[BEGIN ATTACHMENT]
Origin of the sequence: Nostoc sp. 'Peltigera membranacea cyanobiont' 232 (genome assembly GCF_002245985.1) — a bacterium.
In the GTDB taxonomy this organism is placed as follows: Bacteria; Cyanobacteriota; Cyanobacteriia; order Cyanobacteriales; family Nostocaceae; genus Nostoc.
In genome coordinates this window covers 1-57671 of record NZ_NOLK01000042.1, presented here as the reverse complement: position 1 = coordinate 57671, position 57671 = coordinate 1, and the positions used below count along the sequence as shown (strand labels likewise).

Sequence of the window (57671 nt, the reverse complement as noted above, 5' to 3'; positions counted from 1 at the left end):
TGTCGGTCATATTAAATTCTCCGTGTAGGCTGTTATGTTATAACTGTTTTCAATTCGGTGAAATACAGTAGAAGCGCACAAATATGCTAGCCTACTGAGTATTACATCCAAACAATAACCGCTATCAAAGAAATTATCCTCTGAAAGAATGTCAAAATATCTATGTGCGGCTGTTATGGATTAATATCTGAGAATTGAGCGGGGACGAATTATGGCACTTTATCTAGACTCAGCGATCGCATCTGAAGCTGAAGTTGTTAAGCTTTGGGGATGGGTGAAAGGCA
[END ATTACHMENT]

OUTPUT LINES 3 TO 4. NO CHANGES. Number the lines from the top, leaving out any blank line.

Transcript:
In genome coordinates this window covers 1-57671 of record NZ_NOLK01000042.1, presented here as the reverse complement: position 1 = coordinate 57671, position 57671 = coordinate 1, and the positions used below count along the sequence as shown (strand labels likewise).

Sequence of the window (57671 nt, the reverse complement as noted above, 5' to 3'; positions counted from 1 at the left end):